28 Nov 16 Today, The Daily Telegraph reports that 1 Undershaft, which will be the tallest tower in the City of London (not to be confused with Greater London), has been given the green light (Report Here). My earliest memories of visiting the City were one of wonder at the sheer height of the, then, 600ft NatWest Tower, now known as Tower 42. Despite being the tallest skyscraper in the City when completed in 1980, Tower 42 is now in third position, after the 663ft (755ft with antenna) Heron Tower (completed in 2011) and the 738ft building at 122 Leadenhall Street (completed in 2013). Tower 42 is currently the 8th tallest in Greater London. Currently under construction are two more skyscrapers nearby which will demote Tower 42's ranking - 22 Bishopsgate (912ft) and 52-54 Lime Street A.K.A. The Scalpel (630ft).
Having an hour to kill at Liverpool Street Station one Sunday this year, I decided to take a wander around to take a look at some of the more recently completed buildings as it had been some years since my last visit. The main thing I found was how my perspective of building height had changed. Since my last visit I had been to Dubai and less than 48 hours earlier been wandering around downtown Singapore. Architecturally impressive as they are, the buildings in the City did not appear as imposing to myself as they used to. Perhaps it was not just the Burj Khalifa (currently the World's tallest), but seeing a skyscraper in Dubai designed to look like 'Big Ben' standing taller than London's tallest, The Shard, that changed my perspective on size the most. To see my photos taken earlier this year, click on the thumbnail to the left of this text.

26 Apr 16  Today marks the 30th Anniversary of the worst peacetime nuclear disaster in history. I never realised until visiting Chernobyl last October and learning more about it that literally tens and tens of thousands of people were involved in limiting both the immediate and long-term damage from the catastrophic accident that had occurred and although figures will never be known exactly, many of these died or are suffering from serious ill health as a result. Click on the thumbnail picture to the left to view a detailed webpage documenting my visit to see the Nuclear Reactors, ghost settlements and Duga-3, a gigantic over-the-horizon radar system which was built as an early missile detection system during the Cold War.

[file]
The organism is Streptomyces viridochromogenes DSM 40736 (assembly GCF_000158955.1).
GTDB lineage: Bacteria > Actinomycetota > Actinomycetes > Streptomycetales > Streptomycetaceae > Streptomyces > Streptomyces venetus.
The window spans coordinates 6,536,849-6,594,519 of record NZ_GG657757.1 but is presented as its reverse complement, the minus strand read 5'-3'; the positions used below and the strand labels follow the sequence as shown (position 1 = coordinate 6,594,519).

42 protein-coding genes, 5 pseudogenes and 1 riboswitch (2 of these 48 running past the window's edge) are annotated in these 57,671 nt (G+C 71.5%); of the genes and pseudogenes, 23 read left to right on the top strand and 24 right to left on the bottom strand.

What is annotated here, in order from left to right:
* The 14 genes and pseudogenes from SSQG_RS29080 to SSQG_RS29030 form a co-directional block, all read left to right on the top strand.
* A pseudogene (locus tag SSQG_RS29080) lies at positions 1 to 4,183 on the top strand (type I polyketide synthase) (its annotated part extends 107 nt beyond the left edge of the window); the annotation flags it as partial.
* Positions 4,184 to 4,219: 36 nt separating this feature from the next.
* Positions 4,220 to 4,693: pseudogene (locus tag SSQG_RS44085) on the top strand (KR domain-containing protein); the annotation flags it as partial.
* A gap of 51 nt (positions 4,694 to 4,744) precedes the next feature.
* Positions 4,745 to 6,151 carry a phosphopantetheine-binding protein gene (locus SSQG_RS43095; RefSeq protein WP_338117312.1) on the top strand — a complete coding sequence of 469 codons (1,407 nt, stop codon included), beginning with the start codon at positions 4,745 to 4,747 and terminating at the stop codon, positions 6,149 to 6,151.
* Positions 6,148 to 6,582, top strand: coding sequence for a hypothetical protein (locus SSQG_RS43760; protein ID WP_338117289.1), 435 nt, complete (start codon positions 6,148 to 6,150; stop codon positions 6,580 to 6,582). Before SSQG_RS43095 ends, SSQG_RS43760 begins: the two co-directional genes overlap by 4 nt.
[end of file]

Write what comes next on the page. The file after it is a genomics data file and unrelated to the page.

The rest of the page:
04 Oct 15 Today, a visit to Dersingham Bog National Nature Reserve in the English county of Norfolk. It is a strange matter of fact that I used to own a house nearby and would on the odd occasion go walking here, never paying much attention to it's significance as a valuable part of the ever shrinking English rural landscape. Returning, as a visitor, and learning a lot more about the three different intermingled habitat types found here makes me realise my tendency to find out and learn more about places when I am a visitor, as opposed to when I am wandering around places that are right on my own doorstep. Anyway, I have made a page all about this little corner of Norfolk which actually, in places, resembles Scotland and to view it, please click on the thumbnail to the left.

01 Sep 15 A day out today in Norfolk, a county I have previously lived in on and off for many years. Two places visited here. First off is Binham Priory, a ruined Benedictine priory sited in a village bearing the same name. To view a page I have made on it click here, or on the thumbnail photo to the left...